The Maui wildfires in Hawaii have claimed 96 lives, making it the state’s worst natural disaster and marking the largest death toll from a U.S. wildfire since 1918. The blaze ravaged the historic resort town of Lahaina, with firefighters continuing to battle flare-ups and cadaver dogs searching through the charred remains for victims. Hawaii Governor Josh Green has warned that the death toll may continue to rise, as only 3% of the search area has been covered so far. The disaster has left many missing and families are frantically using social media and online databases to locate loved ones. Questions have arisen regarding the emergency response, as sirens meant to warn of natural disasters never sounded and power outages hampered other alert systems. Governor Green has vowed to investigate the response and warning systems. Survivors have sought comfort in church services, with messages of hope and resilience being emphasized. The cost to rebuild Lahaina is estimated at $5.5 billion by FEMA, with more than 2,200 structures damaged or destroyed, and over 2,100 acres burned. The disaster surpasses the previous record set by a tsunami in 1960, which killed 61 people. (Reuters)
The devastation caused by the flames in western Maui, especially in Lahaina, has raised significant concerns about the lingering health hazards of toxic byproducts from the fire. The burning of homes, cars, and other structures has created poisonous, particulate matter-filled smoke, and officials worry about the long-term effects on both the air and drinking water. About 46,000 people have left West Maui, and officials are preparing for a prolonged recovery. Residents returning home have found scenes of devastation, but in many areas, it remains too dangerous to return. Hawaii’s state toxicologist has warned that cleanup of the pollutants could take weeks or months, potentially impacting the return of the island’s tourism-driven economy. Residents have been warned not to consume running water, even after boiling, due to possible contamination. The unpredictable nature of the toxins emitted by such fires and the potential for airborne pollutants to settle in areas where the fire has been extinguished means that invisible hazards may remain, further complicating recovery efforts and posing risks to residents with sensitive health. (Associated Press)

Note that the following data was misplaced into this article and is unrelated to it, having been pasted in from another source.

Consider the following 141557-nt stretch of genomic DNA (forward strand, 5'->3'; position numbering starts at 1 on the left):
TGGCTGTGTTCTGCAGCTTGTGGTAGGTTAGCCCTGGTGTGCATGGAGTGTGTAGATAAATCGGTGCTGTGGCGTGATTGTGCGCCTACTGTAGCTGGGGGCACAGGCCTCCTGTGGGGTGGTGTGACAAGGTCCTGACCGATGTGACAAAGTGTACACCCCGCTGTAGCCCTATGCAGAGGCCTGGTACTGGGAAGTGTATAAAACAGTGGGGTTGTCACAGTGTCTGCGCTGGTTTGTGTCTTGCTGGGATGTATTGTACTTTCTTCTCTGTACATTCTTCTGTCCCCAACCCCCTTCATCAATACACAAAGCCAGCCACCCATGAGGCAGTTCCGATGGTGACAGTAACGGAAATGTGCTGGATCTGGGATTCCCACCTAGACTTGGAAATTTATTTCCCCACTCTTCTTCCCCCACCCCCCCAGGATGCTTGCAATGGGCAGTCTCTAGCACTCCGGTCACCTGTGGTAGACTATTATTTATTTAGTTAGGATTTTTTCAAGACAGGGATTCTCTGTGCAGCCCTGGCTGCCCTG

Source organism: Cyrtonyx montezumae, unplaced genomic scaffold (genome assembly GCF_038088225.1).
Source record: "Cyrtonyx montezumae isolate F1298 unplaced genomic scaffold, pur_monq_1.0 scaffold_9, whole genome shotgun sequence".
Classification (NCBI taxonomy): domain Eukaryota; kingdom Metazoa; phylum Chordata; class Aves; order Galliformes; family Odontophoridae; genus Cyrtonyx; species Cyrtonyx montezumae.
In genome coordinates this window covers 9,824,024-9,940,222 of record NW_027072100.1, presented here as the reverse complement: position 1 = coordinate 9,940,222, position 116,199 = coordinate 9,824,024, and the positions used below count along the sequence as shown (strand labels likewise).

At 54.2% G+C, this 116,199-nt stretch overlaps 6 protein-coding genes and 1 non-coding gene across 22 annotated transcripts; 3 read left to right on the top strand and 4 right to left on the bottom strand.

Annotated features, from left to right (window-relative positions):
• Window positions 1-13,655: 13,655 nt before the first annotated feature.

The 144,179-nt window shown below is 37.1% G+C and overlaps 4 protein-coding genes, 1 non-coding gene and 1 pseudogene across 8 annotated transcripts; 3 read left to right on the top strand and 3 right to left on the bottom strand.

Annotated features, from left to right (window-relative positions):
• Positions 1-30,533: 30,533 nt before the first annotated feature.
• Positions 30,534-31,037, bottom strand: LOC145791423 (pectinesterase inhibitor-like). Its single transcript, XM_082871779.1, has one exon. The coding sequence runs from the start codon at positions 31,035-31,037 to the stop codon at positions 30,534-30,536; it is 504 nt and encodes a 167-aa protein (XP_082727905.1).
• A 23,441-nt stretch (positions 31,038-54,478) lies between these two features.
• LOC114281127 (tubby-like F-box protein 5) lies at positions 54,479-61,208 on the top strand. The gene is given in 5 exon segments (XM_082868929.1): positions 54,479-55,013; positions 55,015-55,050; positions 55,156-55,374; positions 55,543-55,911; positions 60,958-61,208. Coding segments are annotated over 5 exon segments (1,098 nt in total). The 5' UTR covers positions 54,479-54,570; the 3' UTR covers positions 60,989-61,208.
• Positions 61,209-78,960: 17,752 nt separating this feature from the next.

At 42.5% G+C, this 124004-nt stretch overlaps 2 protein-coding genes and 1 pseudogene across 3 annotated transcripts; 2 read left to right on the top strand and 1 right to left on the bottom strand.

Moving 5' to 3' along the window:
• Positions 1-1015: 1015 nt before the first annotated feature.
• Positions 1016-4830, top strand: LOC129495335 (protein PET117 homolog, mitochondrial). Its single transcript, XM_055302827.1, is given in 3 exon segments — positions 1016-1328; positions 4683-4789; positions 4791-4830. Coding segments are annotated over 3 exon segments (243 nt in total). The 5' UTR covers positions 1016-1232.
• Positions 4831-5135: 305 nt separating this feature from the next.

The closure of Hawaii’s last sugar cane plantation in Maui in 2016 marked not only the end of an era but also a shift toward the spread of highly flammable, nonnative grasses, contributing to the island’s wildfire risks. These invasive grasses now cover nearly a quarter of Hawaii’s landmass, and have been linked to the deadly wildfire that claimed at least 93 lives in Maui last week. Experts have been warning of Maui’s vulnerability, with climate change exacerbating the problem through declining rainfall, increased temperatures, and drought. Former plantation lands now overrun by these grasses pose serious risks, as seen in Lahaina, where invasive grasses contributed to the destruction. The cycle of growth and burning of these grasses, along with other nonnative trees, has intensified the fire hazard. Experts advocate for building firebreaks, using fire-resistant vegetation, and managing grasses with livestock, but controlling these invasive plants remains a complex and costly challenge. Hawaii’s unique terrain and socio-economic factors, such as housing shortages, further compound the issue. (New York Times)